Owners petition to rezone tourist center propertyThe new owners of the former tourist information center on Interstate 94 in Hudson have petitioned the city to rezone the 16.2-acre property from public use to general business district.
The new owners of the former tourist information center on Interstate 94 in Hudson have petitioned the city to rezone the 16.2-acre property from public use to general business district.
The City Council on Monday night referred the petition to the Plan Commission and set a public hearing on the request for 6:50 p.m. Monday, Nov. 12.
The Plan Commission is expected to review the petition at its next meeting, scheduled for 7 p.m. Thursday, Oct. 11.
The council sent the petition to the Plan Commission as part of its consent agenda, without discussion. The commission will make a recommendation on whether the council should rezone the property.
David Robson, one of four partners in Hudson Center LLC, the company that purchased the property from the state of Wisconsin for a little more than $1.25 million, was present for the council action.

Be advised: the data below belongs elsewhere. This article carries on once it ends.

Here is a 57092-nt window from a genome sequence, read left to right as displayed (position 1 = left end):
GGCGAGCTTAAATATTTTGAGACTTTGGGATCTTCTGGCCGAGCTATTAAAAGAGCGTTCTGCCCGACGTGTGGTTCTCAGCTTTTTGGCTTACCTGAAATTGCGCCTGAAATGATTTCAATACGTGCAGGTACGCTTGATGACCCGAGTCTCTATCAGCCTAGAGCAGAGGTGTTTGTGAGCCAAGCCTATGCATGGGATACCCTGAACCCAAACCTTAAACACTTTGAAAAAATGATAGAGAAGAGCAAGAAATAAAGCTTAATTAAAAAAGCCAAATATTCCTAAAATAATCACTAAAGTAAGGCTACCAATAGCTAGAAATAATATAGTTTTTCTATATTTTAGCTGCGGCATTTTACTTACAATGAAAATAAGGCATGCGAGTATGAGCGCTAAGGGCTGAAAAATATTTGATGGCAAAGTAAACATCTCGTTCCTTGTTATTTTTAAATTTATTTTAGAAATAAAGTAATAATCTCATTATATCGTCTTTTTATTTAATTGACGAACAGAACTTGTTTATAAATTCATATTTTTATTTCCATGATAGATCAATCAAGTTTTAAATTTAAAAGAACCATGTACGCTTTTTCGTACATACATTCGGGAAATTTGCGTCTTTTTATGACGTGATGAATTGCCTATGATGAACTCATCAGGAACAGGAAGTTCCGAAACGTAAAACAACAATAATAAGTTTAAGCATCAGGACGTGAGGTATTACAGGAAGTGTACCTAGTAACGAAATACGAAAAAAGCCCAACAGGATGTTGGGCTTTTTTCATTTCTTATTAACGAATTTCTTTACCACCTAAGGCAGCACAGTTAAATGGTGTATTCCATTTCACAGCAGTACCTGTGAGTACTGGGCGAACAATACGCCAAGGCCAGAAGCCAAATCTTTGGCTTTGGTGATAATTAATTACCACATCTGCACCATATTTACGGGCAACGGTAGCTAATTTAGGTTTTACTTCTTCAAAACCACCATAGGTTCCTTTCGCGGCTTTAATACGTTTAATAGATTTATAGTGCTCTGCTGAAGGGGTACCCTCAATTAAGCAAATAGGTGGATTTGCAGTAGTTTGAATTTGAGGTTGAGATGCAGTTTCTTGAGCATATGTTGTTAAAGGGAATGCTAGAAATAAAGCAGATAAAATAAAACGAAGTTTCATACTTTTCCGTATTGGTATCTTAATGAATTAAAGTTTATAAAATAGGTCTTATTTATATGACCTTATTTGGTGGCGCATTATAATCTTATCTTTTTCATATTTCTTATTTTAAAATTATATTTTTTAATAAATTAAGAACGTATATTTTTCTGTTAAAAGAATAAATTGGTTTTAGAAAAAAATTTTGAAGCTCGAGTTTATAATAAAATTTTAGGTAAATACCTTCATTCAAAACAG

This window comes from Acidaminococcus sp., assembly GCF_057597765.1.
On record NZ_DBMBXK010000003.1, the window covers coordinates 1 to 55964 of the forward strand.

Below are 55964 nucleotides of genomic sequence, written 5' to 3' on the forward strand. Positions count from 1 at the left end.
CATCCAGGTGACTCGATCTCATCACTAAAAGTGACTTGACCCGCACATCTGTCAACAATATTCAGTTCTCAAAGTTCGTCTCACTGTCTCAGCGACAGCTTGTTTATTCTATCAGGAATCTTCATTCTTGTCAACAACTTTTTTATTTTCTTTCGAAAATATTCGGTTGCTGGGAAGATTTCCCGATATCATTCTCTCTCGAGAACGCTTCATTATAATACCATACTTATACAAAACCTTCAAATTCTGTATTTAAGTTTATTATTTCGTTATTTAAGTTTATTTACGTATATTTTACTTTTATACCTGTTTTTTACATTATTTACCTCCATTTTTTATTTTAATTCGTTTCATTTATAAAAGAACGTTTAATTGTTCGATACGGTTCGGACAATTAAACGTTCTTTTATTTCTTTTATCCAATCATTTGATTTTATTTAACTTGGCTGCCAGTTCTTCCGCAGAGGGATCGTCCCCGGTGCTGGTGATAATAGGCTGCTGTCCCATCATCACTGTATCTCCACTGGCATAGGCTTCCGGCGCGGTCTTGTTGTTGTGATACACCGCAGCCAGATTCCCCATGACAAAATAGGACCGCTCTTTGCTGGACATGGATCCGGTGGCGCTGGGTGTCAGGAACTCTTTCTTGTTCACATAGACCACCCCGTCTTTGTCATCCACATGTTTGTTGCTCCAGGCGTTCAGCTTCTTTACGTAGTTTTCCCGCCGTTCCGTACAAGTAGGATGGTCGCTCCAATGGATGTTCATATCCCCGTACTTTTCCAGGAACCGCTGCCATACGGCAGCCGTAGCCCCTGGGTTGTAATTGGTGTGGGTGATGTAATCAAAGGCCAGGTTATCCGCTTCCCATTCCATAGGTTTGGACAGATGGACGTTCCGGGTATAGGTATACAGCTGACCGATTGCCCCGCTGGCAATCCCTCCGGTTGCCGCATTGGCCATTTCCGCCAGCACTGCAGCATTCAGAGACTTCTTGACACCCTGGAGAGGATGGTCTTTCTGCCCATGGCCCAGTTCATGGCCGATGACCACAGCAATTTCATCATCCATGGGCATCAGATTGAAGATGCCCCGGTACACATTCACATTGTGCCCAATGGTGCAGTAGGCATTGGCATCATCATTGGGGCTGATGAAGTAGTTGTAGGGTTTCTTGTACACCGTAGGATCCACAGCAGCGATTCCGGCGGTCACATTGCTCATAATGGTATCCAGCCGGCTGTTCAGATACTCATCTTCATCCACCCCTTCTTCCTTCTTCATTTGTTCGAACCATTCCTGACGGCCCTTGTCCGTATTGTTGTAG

He left the meeting, without speaking, after the consent agenda was approved.
In their application to rezone the property, the partners said they “would like to develop the site with different commercial-oriented businesses that would complement the area and add to the city of Hudson.”
The application says the site is “surrounded by current B-2 general business zoning districts, which makes this rezoning a good fit.”
The former tourist information center is directly north of the Walmart store on Crest View Drive. The irregularly shaped property lies between Crest View and the freeway, from O’Keefe Road to Gateway Boulevard.
When the state accepted the bid on the property last May, a spokesman for the partners said they might reserve some of the property for public use, such as a commuter bus stop or university building.
But partner Brian Zeller didn’t mention a public use for the property (other than 1.8 acres for storm water drainage) when he reported that Hudson Center LLC finalized the purchase on Sept. 19.
“We don’t want to get ahead of ourselves and make any assumptions about what the city is going to be open to,” Zeller said. “We want to work with the city and make sure we’re all on the same page.”
He said the partners intended to have a study done of the traffic issues related to the property and work with the city to address any concerns.
The state closed the tourist information center in the spring of 2009, citing a decline in visitor numbers.
Visits to the center dropped off after the direct access to it from I-94 was closed in 1993.